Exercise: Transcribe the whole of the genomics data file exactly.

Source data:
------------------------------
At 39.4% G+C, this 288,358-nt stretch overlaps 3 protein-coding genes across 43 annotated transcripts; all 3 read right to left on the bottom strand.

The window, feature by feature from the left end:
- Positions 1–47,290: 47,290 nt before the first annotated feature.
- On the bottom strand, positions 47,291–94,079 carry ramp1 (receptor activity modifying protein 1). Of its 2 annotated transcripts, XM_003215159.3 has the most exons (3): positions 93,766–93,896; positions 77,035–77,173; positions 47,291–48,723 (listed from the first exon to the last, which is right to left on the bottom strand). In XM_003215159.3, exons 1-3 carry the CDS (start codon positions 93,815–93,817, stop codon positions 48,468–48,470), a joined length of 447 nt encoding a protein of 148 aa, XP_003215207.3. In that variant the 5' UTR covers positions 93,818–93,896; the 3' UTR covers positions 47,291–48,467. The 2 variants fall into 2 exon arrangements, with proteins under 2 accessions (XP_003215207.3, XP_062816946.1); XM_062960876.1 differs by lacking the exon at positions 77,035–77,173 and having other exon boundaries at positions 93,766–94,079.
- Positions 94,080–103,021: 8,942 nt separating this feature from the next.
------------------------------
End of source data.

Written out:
At 39.4% G+C, this 288,358-nt stretch overlaps 3 protein-coding genes across 43 annotated transcripts; all 3 read right to left on the bottom strand.

The window, feature by feature from the left end:
- Positions 1–47,290: 47,290 nt before the first annotated feature.
- On the bottom strand, positions 47,291–94,079 carry ramp1 (receptor activity modifying protein 1). Of its 2 annotated transcripts, XM_003215159.3 has the most exons (3): positions 93,766–93,896; positions 77,035–77,173; positions 47,291–48,723 (listed from the first exon to the last, which is right to left on the bottom strand). In XM_003215159.3, exons 1-3 carry the CDS (start codon positions 93,815–93,817, stop codon positions 48,468–48,470), a joined length of 447 nt encoding a protein of 148 aa, XP_003215207.3. In that variant the 5' UTR covers positions 93,818–93,896; the 3' UTR covers positions 47,291–48,467. The 2 variants fall into 2 exon arrangements, with proteins under 2 accessions (XP_003215207.3, XP_062816946.1); XM_062960876.1 differs by lacking the exon at positions 77,035–77,173 and having other exon boundaries at positions 93,766–94,079.
- Positions 94,080–103,021: 8,942 nt separating this feature from the next.